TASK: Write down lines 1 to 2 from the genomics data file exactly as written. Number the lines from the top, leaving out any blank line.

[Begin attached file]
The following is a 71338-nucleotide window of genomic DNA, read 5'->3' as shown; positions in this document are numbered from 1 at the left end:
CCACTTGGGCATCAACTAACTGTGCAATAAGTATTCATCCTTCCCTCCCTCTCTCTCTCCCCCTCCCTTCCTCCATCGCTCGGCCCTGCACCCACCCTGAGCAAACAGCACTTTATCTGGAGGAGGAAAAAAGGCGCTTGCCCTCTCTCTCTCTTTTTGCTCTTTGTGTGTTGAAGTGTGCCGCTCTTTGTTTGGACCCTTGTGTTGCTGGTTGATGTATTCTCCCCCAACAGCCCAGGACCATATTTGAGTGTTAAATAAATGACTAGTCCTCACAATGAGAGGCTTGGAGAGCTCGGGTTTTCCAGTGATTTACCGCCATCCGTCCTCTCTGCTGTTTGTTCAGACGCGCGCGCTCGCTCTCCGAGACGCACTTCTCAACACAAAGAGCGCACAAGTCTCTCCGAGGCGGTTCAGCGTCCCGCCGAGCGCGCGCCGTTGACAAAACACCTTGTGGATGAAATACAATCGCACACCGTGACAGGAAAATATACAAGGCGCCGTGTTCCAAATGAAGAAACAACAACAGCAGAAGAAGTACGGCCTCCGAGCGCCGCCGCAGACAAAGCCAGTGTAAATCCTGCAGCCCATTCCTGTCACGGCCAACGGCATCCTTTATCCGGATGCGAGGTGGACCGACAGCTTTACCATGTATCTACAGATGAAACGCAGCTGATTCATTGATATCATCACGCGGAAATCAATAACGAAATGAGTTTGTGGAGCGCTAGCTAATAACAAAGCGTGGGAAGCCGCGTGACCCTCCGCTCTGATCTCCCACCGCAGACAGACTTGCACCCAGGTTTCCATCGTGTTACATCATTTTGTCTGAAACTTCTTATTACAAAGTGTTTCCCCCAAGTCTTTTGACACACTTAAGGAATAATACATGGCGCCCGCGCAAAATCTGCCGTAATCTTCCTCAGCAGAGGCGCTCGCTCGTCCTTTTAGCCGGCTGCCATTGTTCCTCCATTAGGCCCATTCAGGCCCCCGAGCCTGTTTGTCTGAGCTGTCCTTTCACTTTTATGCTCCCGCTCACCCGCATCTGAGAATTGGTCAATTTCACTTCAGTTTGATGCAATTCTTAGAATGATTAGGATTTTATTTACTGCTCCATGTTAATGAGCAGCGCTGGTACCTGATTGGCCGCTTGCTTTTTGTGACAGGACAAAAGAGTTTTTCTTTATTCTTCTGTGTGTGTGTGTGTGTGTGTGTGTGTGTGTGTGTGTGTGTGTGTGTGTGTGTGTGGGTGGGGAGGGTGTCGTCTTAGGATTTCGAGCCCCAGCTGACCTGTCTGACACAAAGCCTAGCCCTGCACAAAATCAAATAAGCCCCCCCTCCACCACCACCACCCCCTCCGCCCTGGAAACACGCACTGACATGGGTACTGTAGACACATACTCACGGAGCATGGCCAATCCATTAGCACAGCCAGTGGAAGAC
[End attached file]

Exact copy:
The following is a 71338-nucleotide window of genomic DNA, read 5'->3' as shown; positions in this document are numbered from 1 at the left end:
CCACTTGGGCATCAACTAACTGTGCAATAAGTATTCATCCTTCCCTCCCTCTCTCTCTCCCCCTCCCTTCCTCCATCGCTCGGCCCTGCACCCACCCTGAGCAAACAGCACTTTATCTGGAGGAGGAAAAAAGGCGCTTGCCCTCTCTCTCTCTTTTTGCTCTTTGTGTGTTGAAGTGTGCCGCTCTTTGTTTGGACCCTTGTGTTGCTGGTTGATGTATTCTCCCCCAACAGCCCAGGACCATATTTGAGTGTTAAATAAATGACTAGTCCTCACAATGAGAGGCTTGGAGAGCTCGGGTTTTCCAGTGATTTACCGCCATCCGTCCTCTCTGCTGTTTGTTCAGACGCGCGCGCTCGCTCTCCGAGACGCACTTCTCAACACAAAGAGCGCACAAGTCTCTCCGAGGCGGTTCAGCGTCCCGCCGAGCGCGCGCCGTTGACAAAACACCTTGTGGATGAAATACAATCGCACACCGTGACAGGAAAATATACAAGGCGCCGTGTTCCAAATGAAGAAACAACAACAGCAGAAGAAGTACGGCCTCCGAGCGCCGCCGCAGACAAAGCCAGTGTAAATCCTGCAGCCCATTCCTGTCACGGCCAACGGCATCCTTTATCCGGATGCGAGGTGGACCGACAGCTTTACCATGTATCTACAGATGAAACGCAGCTGATTCATTGATATCATCACGCGGAAATCAATAACGAAATGAGTTTGTGGAGCGCTAGCTAATAACAAAGCGTGGGAAGCCGCGTGACCCTCCGCTCTGATCTCCCACCGCAGACAGACTTGCACCCAGGTTTCCATCGTGTTACATCATTTTGTCTGAAACTTCTTATTACAAAGTGTTTCCCCCAAGTCTTTTGACACACTTAAGGAATAATACATGGCGCCCGCGCAAAATCTGCCGTAATCTTCCTCAGCAGAGGCGCTCGCTCGTCCTTTTAGCCGGCTGCCATTGTTCCTCCATTAGGCCCATTCAGGCCCCCGAGCCTGTTTGTCTGAGCTGTCCTTTCACTTTTATGCTCCCGCTCACCCGCATCTGAGAATTGGTCAATTTCACTTCAGTTTGATGCAATTCTTAGAATGATTAGGATTTTATTTACTGCTCCATGTTAATGAGCAGCGCTGGTACCTGATTGGCCGCTTGCTTTTTGTGACAGGACAAAAGAGTTTTTCTTTATTCTTCTGTGTGTGTGTGTGTGTGTGTGTGTGTGTGTGTGTGTGTGTGTGTGTGTGTGTGTGGGTGGGGAGGGTGTCGTCTTAGGATTTCGAGCCCCAGCTGACCTGTCTGACACAAAGCCTAGCCCTGCACAAAATCAAATAAGCCCCCCCTCCACCACCACCACCCCCTCCGCCCTGGAAACACGCACTGACATGGGTACTGTAGACACATACTCACGGAGCATGGCCAATCCATTAGCACAGCCAGTGGAAGAC